Every year, an estimated 50,000 people get diagnosed with Parkinson’s disease. This chronic, progressive neurological disease starts with mild signs that advance slowly with time. While the disease can affect persons of all ages, it mostly affects those aged 60 or more. However, persons in families that have a history of Parkinson’s are more at risk. Parkinson’s disease patients experience reduced levels of dopamine, a chemical that controls mood and movement. This impacts on how they undertake simple activities such as talking, walking and writing. There are 9 early signs of Parkinson’s Disease that you should be aware of.
Early Signs of Parkinson’s Disease
At early stages, Parkinson disease symptoms can be extremely subtle to an extent that they go undetected. This means the disease can go undiagnosed for several years. Due to the complexity of Parkinson’s disease, diagnosis is often based on an array of factors. Experts have to undertake a careful examination of a patient’s history and track responses to therapy to make a proper diagnosis. While there is no single symptom for defining Parkinson’s Disease, friends and family members can help spot warning signs of the disease early. Here are important signs to look out for:
Patients with Parkinson’s disease tend experience extreme movements that are sudden like kicking, tossing and punching when deep asleep. They might also fall off the bed during sleep. They might also act their dreams out or report vivid dreams. These signs may be precede diagnosis of the disease.
Handwriting gets smaller
Parkinson’s disease tends to affect the way a person writes. Changes can be seen in the way a person writes words on paper. In most cases, the changes are manifested in writing smaller letters with words crowded together. If these changes are sudden, then it could be a Parkinson’s Disease symptom.
Shaking of Extremities
Incessant shaking of various parts such as thumb, finger, hand, leg, chin, tongue or lips can be an early indicator of Parkinson’s disease. This shaking tends to happen during rest but when the person moves, it disappears. This sign only occurs in one out of five Parkinson’s patients, an aspect that makes it easy to miss a diagnosis.
Tension in Muscles
Persons who are developing Parkinson’s might experience muscle tightness on the elbow, wrist, knee or hip. The uncontrolled tension can cause them to experience severe or mild pain that makes it hard for them to move around. The disease also affects the brain section that controls movement. This causes patients to take shuffled, short steps, not to swing arms or experience trouble in starting, turning and stopping to walk.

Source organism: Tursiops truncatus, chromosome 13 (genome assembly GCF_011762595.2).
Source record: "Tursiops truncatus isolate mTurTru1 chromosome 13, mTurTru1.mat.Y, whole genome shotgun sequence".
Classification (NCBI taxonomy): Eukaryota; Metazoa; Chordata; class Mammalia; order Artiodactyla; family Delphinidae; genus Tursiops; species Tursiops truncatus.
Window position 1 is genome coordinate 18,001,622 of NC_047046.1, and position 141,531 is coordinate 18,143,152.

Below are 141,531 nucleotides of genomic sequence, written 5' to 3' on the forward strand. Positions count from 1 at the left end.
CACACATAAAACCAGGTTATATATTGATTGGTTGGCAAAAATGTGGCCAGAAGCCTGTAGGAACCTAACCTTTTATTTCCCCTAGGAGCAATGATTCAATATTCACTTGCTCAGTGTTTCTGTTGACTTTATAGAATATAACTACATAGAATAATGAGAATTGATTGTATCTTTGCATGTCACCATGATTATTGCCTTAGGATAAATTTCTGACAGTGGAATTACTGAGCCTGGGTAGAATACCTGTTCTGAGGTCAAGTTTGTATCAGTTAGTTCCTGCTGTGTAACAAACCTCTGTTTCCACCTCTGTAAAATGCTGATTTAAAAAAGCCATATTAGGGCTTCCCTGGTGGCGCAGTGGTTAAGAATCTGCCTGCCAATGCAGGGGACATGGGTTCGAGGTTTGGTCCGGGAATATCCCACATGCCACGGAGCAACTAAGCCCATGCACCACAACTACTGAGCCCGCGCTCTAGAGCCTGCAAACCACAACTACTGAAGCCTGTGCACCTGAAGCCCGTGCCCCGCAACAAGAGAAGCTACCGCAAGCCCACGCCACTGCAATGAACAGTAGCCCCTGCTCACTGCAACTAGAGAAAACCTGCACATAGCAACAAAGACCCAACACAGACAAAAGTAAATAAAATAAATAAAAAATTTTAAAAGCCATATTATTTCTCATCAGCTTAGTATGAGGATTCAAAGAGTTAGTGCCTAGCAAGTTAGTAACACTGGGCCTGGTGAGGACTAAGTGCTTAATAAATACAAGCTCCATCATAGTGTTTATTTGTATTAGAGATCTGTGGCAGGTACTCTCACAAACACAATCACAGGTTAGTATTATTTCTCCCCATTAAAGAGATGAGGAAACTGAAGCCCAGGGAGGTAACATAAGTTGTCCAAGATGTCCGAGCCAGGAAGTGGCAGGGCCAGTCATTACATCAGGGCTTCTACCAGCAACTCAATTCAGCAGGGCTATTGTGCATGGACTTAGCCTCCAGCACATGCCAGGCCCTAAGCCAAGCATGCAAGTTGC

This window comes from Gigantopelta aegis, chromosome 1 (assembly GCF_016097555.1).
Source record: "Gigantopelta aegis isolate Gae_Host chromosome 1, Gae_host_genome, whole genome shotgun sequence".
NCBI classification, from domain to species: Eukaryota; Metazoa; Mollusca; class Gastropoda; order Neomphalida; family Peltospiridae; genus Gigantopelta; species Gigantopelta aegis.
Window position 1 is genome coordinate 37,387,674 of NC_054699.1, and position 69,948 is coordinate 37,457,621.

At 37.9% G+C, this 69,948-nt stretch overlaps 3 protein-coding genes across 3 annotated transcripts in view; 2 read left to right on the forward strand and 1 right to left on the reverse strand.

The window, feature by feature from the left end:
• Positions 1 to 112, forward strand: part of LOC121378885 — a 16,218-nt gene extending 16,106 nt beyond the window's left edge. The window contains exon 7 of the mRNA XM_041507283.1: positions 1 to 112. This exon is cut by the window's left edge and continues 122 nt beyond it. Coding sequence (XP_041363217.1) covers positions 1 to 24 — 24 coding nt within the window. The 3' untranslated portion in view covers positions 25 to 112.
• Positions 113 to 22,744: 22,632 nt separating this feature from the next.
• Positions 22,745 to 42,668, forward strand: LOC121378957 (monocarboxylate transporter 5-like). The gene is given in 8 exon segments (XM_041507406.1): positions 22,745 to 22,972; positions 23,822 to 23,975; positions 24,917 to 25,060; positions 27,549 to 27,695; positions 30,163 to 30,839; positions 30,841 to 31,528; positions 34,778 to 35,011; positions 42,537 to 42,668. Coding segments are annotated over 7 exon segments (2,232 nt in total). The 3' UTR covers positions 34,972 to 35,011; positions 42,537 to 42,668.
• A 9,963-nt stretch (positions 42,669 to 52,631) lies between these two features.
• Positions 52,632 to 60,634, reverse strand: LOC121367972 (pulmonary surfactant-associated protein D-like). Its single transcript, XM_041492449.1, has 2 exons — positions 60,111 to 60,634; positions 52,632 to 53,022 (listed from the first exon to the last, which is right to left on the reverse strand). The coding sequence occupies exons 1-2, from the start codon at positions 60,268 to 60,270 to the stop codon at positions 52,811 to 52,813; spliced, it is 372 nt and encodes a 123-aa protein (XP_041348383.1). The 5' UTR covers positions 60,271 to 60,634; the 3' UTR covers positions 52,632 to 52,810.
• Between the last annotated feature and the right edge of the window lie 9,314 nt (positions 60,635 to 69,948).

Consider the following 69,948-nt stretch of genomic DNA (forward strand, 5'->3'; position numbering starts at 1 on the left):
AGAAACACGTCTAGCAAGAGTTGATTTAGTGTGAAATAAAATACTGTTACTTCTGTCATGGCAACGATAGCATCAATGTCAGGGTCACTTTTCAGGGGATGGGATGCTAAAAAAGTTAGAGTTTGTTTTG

Losing the Sense of Smell
Research shows that loss of sense of smell is among the earliest signs of cognitive disorders such as Parkinson’s disease. This sign appears years before other cognitive signs appear. Patients who are developing Parkinson’s disease tend to lose smell of specific foods like dill pickles, bananas, or licorice or can’t smell them very well.
Persons who are developing Parkinson’s disease might have a masked face, with no facial expressions. Their appearance may appear flat even when they are content. Most patients are not able to realize this sign until it is described by other people with terms such as unhappy, not blinking eyes or having blank stares. If this happens, it is important to talk to a doctor for proper diagnosis.
Changes in Voice
Parkinson’s disease can cause a person to develop a soft or muffled voice known as hypophonia. This causes the person to have a quiet voice and tend to be unaware of the change in his or her voice. People around patients who are developing Parkinson’s disease keep asking them to speak up though they feel they are talking normally.
Constipation and Stooping Over
This a major sign that precedes other cognitive signs such as shaking in persons who are developing Parkinson’s disease. People with this disease also tend to lean, stoop or slouch over as they stand.
Feeling Dizzy and Anxious
Fainting or feeling dizzy regularly is an indication low blood pressure that may be linked to Parkinson’s disease. People who are developing this disease may also display mild signs of depression that can easily be missed.
If you, a loved one or a friend notice a combination of these early signs of Parkinson’s, you should consult your physician to see if Parkinson’s is in a beginning stage. There are treatments that can slow the progress of this disease